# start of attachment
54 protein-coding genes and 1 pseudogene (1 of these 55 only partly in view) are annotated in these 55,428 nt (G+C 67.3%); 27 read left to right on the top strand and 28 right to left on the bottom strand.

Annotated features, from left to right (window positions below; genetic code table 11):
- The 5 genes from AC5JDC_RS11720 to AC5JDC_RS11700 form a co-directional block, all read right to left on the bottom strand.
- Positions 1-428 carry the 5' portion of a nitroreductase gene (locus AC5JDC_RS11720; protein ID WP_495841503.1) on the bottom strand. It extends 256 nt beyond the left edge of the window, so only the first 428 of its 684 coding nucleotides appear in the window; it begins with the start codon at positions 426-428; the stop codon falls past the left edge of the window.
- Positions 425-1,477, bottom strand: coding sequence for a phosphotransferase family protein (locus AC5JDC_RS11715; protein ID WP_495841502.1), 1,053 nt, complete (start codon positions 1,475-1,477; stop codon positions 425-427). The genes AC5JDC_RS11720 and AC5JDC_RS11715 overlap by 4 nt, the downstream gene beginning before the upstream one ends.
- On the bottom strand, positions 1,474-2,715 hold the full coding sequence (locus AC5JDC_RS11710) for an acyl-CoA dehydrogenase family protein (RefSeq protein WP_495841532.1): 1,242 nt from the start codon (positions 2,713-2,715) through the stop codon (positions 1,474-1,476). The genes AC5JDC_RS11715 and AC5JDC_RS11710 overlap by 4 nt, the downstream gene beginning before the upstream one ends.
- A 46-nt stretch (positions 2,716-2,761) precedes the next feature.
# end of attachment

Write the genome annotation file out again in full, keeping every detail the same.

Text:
54 protein-coding genes and 1 pseudogene (1 of these 55 only partly in view) are annotated in these 55,428 nt (G+C 67.3%); 27 read left to right on the top strand and 28 right to left on the bottom strand.

Annotated features, from left to right (window positions below; genetic code table 11):
- The 5 genes from AC5JDC_RS11720 to AC5JDC_RS11700 form a co-directional block, all read right to left on the bottom strand.
- Positions 1-428 carry the 5' portion of a nitroreductase gene (locus AC5JDC_RS11720; protein ID WP_495841503.1) on the bottom strand. It extends 256 nt beyond the left edge of the window, so only the first 428 of its 684 coding nucleotides appear in the window; it begins with the start codon at positions 426-428; the stop codon falls past the left edge of the window.
- Positions 425-1,477, bottom strand: coding sequence for a phosphotransferase family protein (locus AC5JDC_RS11715; protein ID WP_495841502.1), 1,053 nt, complete (start codon positions 1,475-1,477; stop codon positions 425-427). The genes AC5JDC_RS11720 and AC5JDC_RS11715 overlap by 4 nt, the downstream gene beginning before the upstream one ends.
- On the bottom strand, positions 1,474-2,715 hold the full coding sequence (locus AC5JDC_RS11710) for an acyl-CoA dehydrogenase family protein (RefSeq protein WP_495841532.1): 1,242 nt from the start codon (positions 2,713-2,715) through the stop codon (positions 1,474-1,476). The genes AC5JDC_RS11715 and AC5JDC_RS11710 overlap by 4 nt, the downstream gene beginning before the upstream one ends.
- A 46-nt stretch (positions 2,716-2,761) precedes the next feature.